That doesn't sound right. We know for a fact Eric is well capable of balance, nuance and all round excellence. (Have you played Chaos in the Old World? It's pure gold.) So, if not sloppy game design, then... lazy? Maybe FFG is short on time/staff or something? As someone pointed out, the community and BGG will PROBABLY make versions with the option for APP-less play, but (perhaps ironically) that doesn't speak to me either. I don't want to play BGG's X-COM, I wanted to play FFG's X-COM. A shame I'm part of the group not in the target audience. This is like the X-com movie being made, with all my favorite actors, and then only being viewable in Australia.
If the game was presented like : "You can EITHER get an extra player, and have him work with a scenario-book and 4 decks of cards to play the Alien Ethereal Overlord, OR you can use our free APP, to do all that work for you, and let you play the game with one less player."
Then it would speak to and welcome two pretty different types and groups of gamers. We would have the option for asymmetrical game-play (and it did work VERY well for netrunner, didn't it) and would not need to exclude anyone.
Which brings me to my next point.
I think this is bad for business.
As someone pointed out, I agree that this is a calculated risk/choice on FFG's part, and they feel it's worth it to make a game like this. Sure not MANY gamers are going to pass on this game because of the APP, but I know for a fact that some are. I assume they are counting on that to be offset by... who? Are there gamers out there who will buy it JUST for the APP. I mean, gamers that would not otherwise have bought it? Because the group of gamers who will NOT buy because of the APP are gamers that otherwise would have. I have a really hard time imagining someone holding this box and going : "Hmm, I have never heard of this game or franchise. Aliens invading earth sounds cool, but I just don't know. No wait, it says here it's run by an APP! Cool! Ok, NOW I want to buy it."
Well, it MIGHT happen, but I'm fairly confident not in the same volume as people passing on the game.
ON THE OTHER HAND.
- I don't think people will have a problem finding something to play the APP on, in some form or shape. It's fairly safe to say that most gamers have access to a computer or that at least 1 person in the group has a device that can support an APP.
- I don't think battery power in said devices is a real problem. Like setting up a normal game, for this, you charge you phone/laptop/whatever, or have a power cable for it. Ok, so perhaps you don't bring this particular game with you camping, but A LOT of games fall into that category. You can't call that in and by itself a deal-breaker.
- I'm not worried the APP will not be available in 15 years. If this game turns out to be half as good as it could be, there will probably be somewhere (BGG, maybe?) to get it and a emulator to run it if that is needed. If I'm still playing this in 15 years, nothing would make me happier.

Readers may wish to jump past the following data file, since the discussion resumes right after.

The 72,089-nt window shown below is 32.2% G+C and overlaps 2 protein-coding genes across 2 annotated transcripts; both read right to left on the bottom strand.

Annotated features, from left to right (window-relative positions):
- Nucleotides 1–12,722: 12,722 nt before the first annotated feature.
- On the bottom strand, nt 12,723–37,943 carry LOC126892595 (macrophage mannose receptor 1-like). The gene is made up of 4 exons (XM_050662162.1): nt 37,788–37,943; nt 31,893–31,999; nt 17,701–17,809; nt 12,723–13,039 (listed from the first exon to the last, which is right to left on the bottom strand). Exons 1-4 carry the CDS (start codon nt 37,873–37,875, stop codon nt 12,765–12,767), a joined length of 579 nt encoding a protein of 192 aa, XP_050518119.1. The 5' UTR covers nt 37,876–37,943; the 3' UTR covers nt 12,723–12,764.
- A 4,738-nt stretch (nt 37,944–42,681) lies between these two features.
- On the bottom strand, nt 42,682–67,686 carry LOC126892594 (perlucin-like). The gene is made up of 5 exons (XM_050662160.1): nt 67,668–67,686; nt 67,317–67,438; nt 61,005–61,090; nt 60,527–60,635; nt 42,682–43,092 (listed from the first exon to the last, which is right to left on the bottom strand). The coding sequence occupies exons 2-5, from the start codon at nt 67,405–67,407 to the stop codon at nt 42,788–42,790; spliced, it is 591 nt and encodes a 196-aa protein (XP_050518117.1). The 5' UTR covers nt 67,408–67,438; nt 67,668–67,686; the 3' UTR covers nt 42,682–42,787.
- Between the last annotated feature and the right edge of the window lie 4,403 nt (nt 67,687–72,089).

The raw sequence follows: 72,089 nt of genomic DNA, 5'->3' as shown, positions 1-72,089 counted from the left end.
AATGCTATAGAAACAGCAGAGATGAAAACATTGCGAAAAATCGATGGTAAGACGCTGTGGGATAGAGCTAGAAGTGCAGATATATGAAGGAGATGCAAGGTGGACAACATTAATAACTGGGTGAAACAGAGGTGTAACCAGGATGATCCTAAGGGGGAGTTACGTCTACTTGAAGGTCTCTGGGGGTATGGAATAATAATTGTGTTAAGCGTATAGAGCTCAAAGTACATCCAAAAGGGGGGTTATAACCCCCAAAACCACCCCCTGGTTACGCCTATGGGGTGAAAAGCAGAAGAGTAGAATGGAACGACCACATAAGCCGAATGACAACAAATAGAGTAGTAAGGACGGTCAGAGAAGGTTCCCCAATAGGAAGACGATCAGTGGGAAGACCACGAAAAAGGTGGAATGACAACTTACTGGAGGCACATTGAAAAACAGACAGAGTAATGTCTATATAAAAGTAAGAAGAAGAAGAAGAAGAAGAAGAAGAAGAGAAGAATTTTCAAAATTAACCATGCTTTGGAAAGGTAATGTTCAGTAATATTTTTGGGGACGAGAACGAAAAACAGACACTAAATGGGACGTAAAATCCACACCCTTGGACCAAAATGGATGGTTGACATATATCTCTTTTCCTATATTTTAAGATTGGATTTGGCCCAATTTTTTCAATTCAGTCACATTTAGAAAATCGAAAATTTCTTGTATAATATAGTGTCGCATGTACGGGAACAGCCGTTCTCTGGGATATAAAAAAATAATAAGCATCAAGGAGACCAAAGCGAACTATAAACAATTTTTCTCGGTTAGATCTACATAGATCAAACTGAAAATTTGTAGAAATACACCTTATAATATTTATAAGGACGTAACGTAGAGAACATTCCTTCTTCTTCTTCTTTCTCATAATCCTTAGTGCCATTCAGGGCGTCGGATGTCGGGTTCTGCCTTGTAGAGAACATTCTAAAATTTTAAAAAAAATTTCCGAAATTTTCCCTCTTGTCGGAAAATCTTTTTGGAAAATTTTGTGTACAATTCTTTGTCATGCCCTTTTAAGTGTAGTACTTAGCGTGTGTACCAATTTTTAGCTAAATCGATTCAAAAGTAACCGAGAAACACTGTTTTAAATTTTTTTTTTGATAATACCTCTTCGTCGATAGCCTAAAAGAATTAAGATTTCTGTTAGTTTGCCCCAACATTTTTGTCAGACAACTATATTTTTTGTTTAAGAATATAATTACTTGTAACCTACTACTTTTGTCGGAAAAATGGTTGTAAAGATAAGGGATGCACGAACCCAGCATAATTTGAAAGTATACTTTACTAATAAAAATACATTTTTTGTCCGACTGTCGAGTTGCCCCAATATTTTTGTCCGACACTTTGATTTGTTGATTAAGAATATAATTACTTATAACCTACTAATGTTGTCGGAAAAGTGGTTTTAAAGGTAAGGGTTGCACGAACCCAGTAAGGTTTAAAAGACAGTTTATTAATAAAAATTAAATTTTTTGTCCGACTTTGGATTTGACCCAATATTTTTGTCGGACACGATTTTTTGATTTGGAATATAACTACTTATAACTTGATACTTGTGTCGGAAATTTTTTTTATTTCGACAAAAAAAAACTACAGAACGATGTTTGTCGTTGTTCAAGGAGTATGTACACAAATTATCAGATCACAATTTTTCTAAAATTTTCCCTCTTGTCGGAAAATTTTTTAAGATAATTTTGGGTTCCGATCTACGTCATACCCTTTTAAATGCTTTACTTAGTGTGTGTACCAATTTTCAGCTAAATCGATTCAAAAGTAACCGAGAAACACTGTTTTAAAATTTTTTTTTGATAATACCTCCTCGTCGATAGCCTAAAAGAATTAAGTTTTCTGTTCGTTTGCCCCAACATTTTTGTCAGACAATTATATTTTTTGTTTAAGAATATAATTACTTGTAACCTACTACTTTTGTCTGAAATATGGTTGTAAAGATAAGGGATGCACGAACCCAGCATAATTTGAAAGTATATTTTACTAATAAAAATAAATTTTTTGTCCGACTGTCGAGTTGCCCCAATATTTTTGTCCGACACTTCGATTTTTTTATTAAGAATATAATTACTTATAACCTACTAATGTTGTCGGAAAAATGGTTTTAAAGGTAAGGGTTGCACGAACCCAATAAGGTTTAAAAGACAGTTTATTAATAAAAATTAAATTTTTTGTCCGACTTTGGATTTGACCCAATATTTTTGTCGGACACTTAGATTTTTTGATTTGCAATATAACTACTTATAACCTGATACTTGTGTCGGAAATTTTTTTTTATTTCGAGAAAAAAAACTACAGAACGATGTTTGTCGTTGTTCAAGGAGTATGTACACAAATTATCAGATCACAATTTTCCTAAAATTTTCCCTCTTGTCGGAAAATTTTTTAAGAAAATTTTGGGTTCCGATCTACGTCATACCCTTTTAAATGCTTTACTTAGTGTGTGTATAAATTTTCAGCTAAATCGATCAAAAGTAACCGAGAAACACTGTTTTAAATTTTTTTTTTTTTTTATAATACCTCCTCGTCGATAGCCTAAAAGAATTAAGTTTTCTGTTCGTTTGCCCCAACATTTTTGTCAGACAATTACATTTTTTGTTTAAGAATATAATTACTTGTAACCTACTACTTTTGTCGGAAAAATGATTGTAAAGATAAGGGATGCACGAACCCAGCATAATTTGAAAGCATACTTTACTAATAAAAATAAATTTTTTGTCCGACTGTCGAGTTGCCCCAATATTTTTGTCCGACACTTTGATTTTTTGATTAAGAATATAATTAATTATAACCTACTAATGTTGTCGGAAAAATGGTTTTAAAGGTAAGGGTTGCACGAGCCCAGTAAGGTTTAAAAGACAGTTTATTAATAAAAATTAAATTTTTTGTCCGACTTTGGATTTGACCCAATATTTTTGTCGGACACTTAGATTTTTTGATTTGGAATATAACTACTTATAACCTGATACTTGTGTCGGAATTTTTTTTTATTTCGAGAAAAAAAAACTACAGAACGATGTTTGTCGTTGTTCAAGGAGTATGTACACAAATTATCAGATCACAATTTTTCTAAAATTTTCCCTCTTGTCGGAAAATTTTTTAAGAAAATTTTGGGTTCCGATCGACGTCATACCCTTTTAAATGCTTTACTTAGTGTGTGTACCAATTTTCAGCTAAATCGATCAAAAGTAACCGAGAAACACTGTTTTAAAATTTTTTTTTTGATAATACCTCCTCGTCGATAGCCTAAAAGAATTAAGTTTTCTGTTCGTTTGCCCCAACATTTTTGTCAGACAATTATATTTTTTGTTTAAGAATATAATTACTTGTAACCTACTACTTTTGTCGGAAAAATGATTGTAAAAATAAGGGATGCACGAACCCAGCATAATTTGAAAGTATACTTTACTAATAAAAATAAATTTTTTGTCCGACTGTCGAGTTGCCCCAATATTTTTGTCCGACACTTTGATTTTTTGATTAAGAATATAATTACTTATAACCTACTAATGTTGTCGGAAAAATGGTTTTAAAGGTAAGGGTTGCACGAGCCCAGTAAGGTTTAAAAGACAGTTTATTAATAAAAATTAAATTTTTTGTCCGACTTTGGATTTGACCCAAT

- For people who like to incorporate an APP into their board gaming, congratulations, this will probably be a huge success with you. Good that someone shows you some love.
- The market and the board gaming industry is a living evolving thing, and new steps needs to be taken. I am not surprised that FFG, that are frontrunners in the field, are among the first to try new implementations. I also think they do deserve kudos for it (although in this particular instance, the APP-"exlusive" thing might well be to big of a step in a single go).
So in conclusion.
I am willing to let go of my real-time gripe. You can pause it to teach new/slow player, or as needed for the occasional joke-telling session. Fine.
The APP-requirement remains a deal-breaker for me. Probably to my loss, but right now I can't justify put my money behind this. I will not monetarily support what might be a trend of games that demands an APP to play. The instance the option becomes available for an APP-less version, this will ZOOM back to my must-buy list, but until then, no-go.
I will probably play this game if someone in my group get's it, but this hypothetical somebody, will not be me.
I don't mind APP supported or assisted board games, but I don't want them in the drivers seat. I like my board games analog.
Yes. I know I have not read the rules, or played this game yet. These comments are made with the information available at the time of writing. Yes, I might be wrong. I acknowledge that, and almost hope that I am to some extents. This game might still become the best game in the history of ever, and people like me will be remembered as douchy nay-sayers. I will happily live with that, if it means X-COM turned out great, and i get to play it a lot.